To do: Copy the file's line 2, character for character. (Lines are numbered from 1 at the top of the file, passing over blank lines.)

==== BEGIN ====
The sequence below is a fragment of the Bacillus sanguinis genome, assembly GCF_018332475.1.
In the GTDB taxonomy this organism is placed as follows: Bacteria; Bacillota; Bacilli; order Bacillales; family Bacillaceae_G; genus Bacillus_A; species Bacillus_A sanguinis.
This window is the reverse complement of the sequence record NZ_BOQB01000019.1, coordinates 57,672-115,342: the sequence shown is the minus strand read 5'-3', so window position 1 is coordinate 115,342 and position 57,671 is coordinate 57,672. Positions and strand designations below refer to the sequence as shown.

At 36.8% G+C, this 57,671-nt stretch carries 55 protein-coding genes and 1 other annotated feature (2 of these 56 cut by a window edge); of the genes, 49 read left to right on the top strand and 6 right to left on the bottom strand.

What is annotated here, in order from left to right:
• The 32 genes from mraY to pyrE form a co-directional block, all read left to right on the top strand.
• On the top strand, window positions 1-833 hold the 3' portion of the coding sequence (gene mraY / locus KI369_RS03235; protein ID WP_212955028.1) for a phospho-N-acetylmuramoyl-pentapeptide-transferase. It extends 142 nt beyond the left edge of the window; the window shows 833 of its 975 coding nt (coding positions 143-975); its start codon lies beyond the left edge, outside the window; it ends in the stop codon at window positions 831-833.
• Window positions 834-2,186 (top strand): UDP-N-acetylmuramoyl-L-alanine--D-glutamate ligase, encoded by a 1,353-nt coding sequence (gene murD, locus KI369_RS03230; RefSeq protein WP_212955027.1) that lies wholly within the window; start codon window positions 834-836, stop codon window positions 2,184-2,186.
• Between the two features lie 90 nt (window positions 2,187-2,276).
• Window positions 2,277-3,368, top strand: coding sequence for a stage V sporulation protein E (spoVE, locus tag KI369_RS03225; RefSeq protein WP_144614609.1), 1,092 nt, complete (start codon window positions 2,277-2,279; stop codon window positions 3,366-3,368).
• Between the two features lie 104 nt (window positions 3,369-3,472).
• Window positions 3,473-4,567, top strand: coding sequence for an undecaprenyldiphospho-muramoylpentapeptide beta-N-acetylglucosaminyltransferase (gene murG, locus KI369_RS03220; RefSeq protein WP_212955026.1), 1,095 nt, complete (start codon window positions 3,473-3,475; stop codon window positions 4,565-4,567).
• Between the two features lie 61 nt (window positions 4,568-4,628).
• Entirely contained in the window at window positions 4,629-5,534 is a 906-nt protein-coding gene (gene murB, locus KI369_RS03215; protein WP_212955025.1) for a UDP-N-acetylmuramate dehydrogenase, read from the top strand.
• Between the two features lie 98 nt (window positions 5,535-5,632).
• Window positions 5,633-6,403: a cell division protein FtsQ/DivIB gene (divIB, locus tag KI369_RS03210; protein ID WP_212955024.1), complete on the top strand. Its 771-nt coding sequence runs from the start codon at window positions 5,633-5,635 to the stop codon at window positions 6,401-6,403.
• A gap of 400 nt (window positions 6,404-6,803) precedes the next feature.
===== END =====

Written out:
In the GTDB taxonomy this organism is placed as follows: Bacteria; Bacillota; Bacilli; order Bacillales; family Bacillaceae_G; genus Bacillus_A; species Bacillus_A sanguinis.